Nine out of 10 accidents involving trucks are a result of the human factor, according to a recent report on traffic safety and road accidents in Europe produced by the Accident Research Team at Volvo Trucks.
The report is based on Volvo’s own investigations of accidents as well as data obtained from various national and European authorities and describes why accidents with trucks occur, their sequence and what can be done to reduce the risk of accidents and their consequences.
“Ninety percent of all truck accidents stem entirely or partly from the human factor, for instance when one or more of the drivers of the involved vehicles are distracted or misjudge their speed,” said Carl Johan Almqvist, traffic and product safety director at Volvo Trucks.
Heavy trucks are involved in 17% of all fatal accidents and 7% of accidents resulting in personal injuries. The majority of accidents resulting in truck driver injuries are single-vehicle incidents in which the truck drives off the road. More than half of all serious accidents with trucks consist of collisions between cars and trucks.
The report also reveals that drinking and driving is not one of the major causes of road accidents involving truck drivers. Only 0.5% of truck drivers involved in serious accidents were under the influence of alcohol. The corresponding figure for accidents involving passenger cars varies between 15% and 20%.
Thanks to safer vehicles, improved infrastructure and safer behavior on the road, the number of fatal accidents on European roads has dropped continuously since the early 1990s. But far more lives would be able to be saved if more people used their seat belts, something that not even half of the truck drivers on European roads do, Almqvist said. Only 5% of the truck drivers who died in road accidents were wearing seat belts.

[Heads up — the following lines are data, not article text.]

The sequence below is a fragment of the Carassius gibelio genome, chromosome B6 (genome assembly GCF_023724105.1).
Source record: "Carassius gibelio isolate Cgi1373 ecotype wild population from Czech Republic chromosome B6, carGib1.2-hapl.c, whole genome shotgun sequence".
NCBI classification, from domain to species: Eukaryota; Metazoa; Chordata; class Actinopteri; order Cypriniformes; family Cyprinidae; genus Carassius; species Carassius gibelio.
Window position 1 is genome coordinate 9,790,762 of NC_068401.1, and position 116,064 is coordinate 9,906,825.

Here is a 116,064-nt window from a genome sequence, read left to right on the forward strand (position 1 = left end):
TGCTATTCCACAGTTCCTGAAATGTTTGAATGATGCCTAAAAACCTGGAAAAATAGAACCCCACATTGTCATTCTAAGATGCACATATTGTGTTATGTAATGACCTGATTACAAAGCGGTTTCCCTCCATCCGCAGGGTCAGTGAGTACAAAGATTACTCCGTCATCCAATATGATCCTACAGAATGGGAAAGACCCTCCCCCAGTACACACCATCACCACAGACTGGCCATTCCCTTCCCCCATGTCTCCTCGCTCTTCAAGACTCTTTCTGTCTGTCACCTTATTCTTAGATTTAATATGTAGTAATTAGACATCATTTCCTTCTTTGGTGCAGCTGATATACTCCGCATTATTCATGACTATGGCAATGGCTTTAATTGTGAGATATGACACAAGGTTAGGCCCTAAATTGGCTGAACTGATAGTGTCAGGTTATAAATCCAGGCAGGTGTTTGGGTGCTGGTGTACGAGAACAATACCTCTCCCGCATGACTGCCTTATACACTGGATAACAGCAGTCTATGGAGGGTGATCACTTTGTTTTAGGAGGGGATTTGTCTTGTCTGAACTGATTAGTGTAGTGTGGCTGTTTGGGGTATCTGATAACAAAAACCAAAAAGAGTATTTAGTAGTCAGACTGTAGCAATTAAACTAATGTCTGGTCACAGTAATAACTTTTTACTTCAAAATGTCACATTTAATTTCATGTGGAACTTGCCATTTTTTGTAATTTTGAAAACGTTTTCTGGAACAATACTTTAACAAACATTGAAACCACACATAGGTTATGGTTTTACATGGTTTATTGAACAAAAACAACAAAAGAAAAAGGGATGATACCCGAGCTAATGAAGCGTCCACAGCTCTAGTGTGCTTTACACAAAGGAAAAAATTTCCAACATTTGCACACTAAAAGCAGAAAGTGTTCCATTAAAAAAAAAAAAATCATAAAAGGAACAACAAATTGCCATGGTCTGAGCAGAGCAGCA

“As long as people are injured in road accidents, we will continue to pursue higher safety levels. Firstly by making our trucks safer for drivers and other road users, and secondly by spreading knowhow and by impacting patterns of behavior and persuading more people to use the seat belt,” Almqvist added.
He points to how Volvo Trucks’ new active safety system Collision Warning with Emergency Brake can avoid a rear end collision. To view a video of the system in action, go to http://www.youtube.com/watch?v=ridS396W2BY.
“Access to facts about accidents is immensely valuable for our ongoing safety work, helping us make the right priorities in our product development. For instance, we have further enhanced safety levels in our latest truck models with a range of support systems that improve visibility, alert the driver or focus the driver’s attention if something is not right,” Almqvist concluded.
Volvo Trucks’ Accident Research Team (ART) has investigated and analyzed traffic accidents involving trucks since 1969. Publication of the “European Accident Research and Safety Report 2013” marks the first time Volvo's accident research has been published externally.